“You know, any time I feel like we’re closing to getting – um, figured out,” Ms Fish said to me when I interviewed her a couple of years ago, “when people think that this is exactly who you are, and this is what you’re gonna be, and it becomes an expectation - it makes me wanna change.” And listening to Faster, you know she wasn’t kidding.
Let’s start with the album cover, with its vivid picture of Fish lasciviously running her tongue up
|Samantha Fish, glossy sheen and all|
Pic by Kevin King
Picture this indeed, in readiness for the aural rollercoaster ride of Faster, as Fish and her producer/collaborator Martin Kierszenbaum smash styles together like a rock’n’roll Hadron Collider. Get ready, people, for crunching rock riffs, scrabbling post-punk guitar breaks, glistening keys, dance grooves, electro-pop bleeping – and more besides.
The title track kicks in with a buzzing, tough riff fit to rank with ‘Show Me’ from Wild Heart, but also introduces a thumping drum sound akin to the gated reverb variety that dominated the 80s. There’s a tantalising frisson to the yada-yada-yada lyric of the chorus: “I wanna ooh-ooh-ooh, You’re gonna ooh-ooh-ooh, That’s how I’ll make your heart go faster.” It's one of a number of songs about sexual attraction and - at the risk of sounding interleckshul - the power dynamics of relationships. A screaming guitar break will hit the bullseye for long-standing Fish fans, but the sonic gloss and sheen is something different – and she’s just getting started.
‘All Ice, No Whiskey’ has plenty of sexy swagger, and buried within it a groove that’s on familiar terms with Chic’s ‘Le Freak’ gets its little socks rocked off. Discordant keys sweep here and there, and the chorus is burnished by sleek, multi-tracked vocals, but what’s inescapable is a
|Not Samantha Fish, not Faster|
By this time old school blues-rock fans may be feeling seasick as they lurch between loving some of the gutsy guitar, and dropping their jaws at some of the other sounds flying around. And you ain’t heard anything yet.
‘Hypnotic’ slides seductively into earshot with a gasping vocal about “casting a spell that binds you”, over beeping like electronic raindrops. It comes over like something from an 80s Brit synth-pop outfit - until Mademoiselle Fish lets rip with a grungy guitar interlude that would give electronica twiddlers heart failure. On the other hand ‘Forever Together’ takes the “bomp-bomp-ba-bomp-bomp” vocal refrain of Cream’s ‘I Feel Free’ and bends it into the deformed riff for a punky pop song with the perkiest of catchy, where-have-I-heard-that-before choruses.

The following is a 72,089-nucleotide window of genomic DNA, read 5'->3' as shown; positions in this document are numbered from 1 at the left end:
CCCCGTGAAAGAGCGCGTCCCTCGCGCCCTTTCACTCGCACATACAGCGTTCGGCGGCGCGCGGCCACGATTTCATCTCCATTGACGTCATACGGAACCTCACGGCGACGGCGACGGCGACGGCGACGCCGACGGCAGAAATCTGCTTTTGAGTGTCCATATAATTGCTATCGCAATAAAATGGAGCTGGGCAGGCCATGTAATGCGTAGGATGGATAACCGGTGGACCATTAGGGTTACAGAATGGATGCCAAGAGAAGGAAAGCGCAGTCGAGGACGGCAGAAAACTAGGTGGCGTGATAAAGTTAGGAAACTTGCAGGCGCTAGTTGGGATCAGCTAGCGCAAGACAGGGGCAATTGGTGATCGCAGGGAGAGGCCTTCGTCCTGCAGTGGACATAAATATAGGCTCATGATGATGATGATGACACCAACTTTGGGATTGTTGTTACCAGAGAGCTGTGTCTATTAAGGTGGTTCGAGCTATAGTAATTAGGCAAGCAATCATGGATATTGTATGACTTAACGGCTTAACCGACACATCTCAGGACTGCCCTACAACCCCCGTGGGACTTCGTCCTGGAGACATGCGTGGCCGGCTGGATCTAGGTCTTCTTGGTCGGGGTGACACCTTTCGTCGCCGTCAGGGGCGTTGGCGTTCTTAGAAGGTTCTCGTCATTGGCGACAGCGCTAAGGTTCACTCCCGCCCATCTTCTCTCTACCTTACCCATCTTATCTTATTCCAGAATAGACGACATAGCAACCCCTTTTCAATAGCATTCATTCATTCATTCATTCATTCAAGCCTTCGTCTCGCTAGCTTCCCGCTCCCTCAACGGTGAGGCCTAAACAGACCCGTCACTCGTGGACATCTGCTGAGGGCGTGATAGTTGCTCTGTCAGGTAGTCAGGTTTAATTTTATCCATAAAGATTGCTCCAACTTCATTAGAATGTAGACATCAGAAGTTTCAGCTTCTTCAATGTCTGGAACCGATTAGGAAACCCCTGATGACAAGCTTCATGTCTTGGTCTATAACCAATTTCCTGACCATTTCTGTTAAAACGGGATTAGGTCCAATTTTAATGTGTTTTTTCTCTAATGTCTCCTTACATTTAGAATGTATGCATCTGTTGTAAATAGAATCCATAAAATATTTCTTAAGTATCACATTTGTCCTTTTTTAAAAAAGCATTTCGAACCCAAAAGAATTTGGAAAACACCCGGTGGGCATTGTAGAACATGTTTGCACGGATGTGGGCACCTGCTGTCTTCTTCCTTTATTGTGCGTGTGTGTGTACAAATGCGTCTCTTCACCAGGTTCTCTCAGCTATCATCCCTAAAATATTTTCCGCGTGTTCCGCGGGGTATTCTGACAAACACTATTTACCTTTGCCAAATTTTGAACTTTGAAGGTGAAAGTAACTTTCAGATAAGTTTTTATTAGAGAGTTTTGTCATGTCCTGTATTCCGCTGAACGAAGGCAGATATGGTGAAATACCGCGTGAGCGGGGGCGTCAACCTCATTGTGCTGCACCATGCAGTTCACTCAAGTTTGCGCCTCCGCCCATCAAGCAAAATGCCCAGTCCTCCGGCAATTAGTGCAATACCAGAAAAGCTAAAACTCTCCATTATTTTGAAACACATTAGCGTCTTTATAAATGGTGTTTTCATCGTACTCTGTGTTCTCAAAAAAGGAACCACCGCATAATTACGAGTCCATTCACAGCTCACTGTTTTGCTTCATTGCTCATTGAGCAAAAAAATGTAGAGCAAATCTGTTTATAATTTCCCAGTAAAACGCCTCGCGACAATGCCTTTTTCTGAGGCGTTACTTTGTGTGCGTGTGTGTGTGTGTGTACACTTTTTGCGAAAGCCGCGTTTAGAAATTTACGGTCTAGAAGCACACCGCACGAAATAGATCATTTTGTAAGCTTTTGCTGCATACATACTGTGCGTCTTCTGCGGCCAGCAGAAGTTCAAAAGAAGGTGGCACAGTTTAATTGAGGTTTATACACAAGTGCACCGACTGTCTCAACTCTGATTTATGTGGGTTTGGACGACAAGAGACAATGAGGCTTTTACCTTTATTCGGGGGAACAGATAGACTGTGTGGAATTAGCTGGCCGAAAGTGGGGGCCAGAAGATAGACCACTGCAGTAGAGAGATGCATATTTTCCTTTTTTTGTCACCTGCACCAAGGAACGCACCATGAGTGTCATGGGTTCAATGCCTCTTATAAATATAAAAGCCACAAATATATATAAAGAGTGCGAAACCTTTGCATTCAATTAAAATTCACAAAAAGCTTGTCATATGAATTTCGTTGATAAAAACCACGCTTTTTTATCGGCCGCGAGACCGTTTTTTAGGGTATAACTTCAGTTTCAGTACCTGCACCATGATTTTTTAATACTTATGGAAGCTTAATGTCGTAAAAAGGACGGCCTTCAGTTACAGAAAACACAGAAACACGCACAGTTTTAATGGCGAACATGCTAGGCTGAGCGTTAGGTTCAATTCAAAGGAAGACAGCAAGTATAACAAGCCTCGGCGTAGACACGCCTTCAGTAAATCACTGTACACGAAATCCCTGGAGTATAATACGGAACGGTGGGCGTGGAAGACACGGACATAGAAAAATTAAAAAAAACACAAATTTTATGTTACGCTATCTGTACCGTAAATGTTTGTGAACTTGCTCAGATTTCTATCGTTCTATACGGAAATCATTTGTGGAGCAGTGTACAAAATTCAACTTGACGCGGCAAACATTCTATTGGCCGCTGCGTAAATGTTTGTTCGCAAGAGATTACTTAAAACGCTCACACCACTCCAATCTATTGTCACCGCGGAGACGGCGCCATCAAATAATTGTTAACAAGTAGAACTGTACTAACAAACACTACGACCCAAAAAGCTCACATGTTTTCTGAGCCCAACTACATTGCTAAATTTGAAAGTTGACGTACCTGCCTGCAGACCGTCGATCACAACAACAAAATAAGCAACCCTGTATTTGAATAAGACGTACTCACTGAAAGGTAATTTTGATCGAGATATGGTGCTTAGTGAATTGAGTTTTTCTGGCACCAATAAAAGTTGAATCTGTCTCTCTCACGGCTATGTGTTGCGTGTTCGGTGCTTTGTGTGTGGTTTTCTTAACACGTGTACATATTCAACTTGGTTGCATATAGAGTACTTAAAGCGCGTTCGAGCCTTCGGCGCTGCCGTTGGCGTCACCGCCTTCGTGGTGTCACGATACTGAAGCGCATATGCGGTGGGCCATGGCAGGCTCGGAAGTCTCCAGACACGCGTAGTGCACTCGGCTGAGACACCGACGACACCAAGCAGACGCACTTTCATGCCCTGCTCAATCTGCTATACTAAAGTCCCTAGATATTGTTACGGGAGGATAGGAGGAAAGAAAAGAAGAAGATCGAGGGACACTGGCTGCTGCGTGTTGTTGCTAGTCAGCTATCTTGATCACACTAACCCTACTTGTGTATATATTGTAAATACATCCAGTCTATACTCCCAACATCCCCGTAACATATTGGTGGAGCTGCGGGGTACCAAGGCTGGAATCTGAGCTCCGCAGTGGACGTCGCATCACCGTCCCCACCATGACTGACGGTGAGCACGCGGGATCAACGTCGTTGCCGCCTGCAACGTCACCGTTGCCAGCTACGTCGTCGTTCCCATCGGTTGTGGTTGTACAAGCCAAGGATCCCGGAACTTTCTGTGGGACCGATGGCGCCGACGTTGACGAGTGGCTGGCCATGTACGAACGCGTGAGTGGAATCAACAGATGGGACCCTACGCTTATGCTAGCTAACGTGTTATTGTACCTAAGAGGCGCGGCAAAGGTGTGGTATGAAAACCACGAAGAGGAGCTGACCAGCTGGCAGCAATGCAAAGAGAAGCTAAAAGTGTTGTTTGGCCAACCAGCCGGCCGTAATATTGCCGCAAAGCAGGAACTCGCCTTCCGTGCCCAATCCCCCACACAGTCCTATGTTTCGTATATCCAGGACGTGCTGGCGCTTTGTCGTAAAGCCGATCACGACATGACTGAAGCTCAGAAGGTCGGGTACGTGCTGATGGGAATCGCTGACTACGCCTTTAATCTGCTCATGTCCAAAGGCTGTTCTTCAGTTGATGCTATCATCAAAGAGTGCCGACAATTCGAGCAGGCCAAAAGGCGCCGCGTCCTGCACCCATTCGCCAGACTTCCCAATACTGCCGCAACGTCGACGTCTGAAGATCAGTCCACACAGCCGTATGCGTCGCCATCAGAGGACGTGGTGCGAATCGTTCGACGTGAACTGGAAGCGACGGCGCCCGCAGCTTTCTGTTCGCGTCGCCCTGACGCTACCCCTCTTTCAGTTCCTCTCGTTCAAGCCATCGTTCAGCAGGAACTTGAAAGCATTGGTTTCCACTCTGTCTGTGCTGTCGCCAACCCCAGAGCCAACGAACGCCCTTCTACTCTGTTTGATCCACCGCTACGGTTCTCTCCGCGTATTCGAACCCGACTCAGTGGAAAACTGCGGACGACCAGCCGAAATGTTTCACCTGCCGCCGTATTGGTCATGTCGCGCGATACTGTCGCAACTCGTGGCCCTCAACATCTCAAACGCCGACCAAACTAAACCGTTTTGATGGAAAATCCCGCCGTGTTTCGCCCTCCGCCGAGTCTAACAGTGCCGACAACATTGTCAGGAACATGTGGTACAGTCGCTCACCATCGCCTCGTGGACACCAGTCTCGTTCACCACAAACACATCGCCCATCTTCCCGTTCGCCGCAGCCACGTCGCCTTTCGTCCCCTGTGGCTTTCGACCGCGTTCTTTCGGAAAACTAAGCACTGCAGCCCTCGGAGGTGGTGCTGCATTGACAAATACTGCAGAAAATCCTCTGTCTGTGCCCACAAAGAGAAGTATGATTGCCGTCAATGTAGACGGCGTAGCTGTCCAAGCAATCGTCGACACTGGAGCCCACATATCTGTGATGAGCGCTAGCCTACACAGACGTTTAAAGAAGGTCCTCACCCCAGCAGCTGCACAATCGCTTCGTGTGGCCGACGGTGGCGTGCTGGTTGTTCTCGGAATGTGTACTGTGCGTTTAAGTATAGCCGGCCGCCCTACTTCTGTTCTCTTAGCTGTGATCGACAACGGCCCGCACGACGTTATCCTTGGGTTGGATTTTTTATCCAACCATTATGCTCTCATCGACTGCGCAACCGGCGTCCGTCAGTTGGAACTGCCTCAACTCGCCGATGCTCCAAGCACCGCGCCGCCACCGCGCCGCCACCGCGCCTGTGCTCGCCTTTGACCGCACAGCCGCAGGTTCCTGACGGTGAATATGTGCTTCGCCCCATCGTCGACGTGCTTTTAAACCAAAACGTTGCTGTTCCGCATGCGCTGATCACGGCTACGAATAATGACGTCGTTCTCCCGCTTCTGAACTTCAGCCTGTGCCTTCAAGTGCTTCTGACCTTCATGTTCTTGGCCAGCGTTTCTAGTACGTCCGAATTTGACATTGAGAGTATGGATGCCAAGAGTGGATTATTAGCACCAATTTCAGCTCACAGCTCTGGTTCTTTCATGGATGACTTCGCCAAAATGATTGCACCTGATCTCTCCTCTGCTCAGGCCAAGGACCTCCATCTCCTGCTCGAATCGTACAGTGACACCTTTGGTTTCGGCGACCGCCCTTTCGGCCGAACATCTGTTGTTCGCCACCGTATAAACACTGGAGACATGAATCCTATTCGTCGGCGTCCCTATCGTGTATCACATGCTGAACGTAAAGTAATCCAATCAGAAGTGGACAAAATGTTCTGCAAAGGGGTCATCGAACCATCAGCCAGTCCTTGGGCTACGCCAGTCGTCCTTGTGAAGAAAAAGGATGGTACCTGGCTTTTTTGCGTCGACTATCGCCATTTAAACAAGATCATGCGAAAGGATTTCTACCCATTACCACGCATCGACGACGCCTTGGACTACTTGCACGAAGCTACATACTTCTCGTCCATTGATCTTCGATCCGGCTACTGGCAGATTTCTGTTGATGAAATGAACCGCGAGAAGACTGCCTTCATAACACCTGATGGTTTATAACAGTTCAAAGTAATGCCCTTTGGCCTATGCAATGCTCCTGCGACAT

The opening verse of ‘Crowd Control’ reveals one of Fish’s few weaknesses, a tendency that’s cropped up in years gone by to waver a mite on notes at the bottom end of her register. What follows is a slice of dreamy pop that at first blush seems serviceable rather than outstanding, but as she relaxes into the vocal and adds some neat guitar fills it begins to sound like Samantha on more familiar soulful ground. ‘Imaginary War’ never really achieves escape velocity however, notwithstanding its fuzzy Morse Code backing and a typically spiky guitar solo.
But if that’s something of a lull in proceedings, ‘Loud’ gets things back on track. A mellow verse with soulful crooning á la Kill Or Be Kind’s ‘Love Letters’ explodes into a chorus that’s all slamming chords, swelling organ and forceful vocals. And then – steps back in amazement, supersonic Sam – a fella starts rapping! Will this be a bridge too far for some guitar rock
|"The future is this way!"|
And having dropped that stylistic bombshell, ‘Better Be Lonely’ switches tack with a repetitive, scratchy guitar line that’s taken up by Sam’s smoother vocal, over a cool, swinging bass groove and a thumping backbeat. It’s a simple enough tune, but it’s also an insistent, infernal earworm, topped off with a trademark wiry guitar solo. Then things get even wilder with the punk-pop guitar wig-out of ‘So-Called Lover’, which is more or less ‘Love Your Lies’ Mark II with a Blondie-esque stratospheric chorus and a buzzsaw guitar solo.
If you’re feeling breathless after all that, ‘Like A Classic’ cools things off, its wordless opening lines sliding into a swoonsome, coo-ing vocal, with a sweetly rising and falling chorus over squiggly background noises. And then ‘All The Words’ is a classic Fish slowie, easing in with Beatle-ish softly softly guitar notes, then leaning on sparse electric piano below Samantha’s reflective, emotional vocal about how “the caged bird never flies”, ultimately bringing down the curtain with some sweetly soaring singing.
“That’s part of being an artist,” the lady said to me back in 2019. “You’re going to do things that are either gonna incite happiness, or upset people.” Some people may be upset by Faster. Others may catch up with it. Me? I’m sold. Faster isn’t perfect, but it’s radio-ready dynamite in a similar way to the Black Keys’ El Camino. And Samantha Fish is a determined, ambitious young woman who’s carving out new possibilities for her music, and doing it with flair.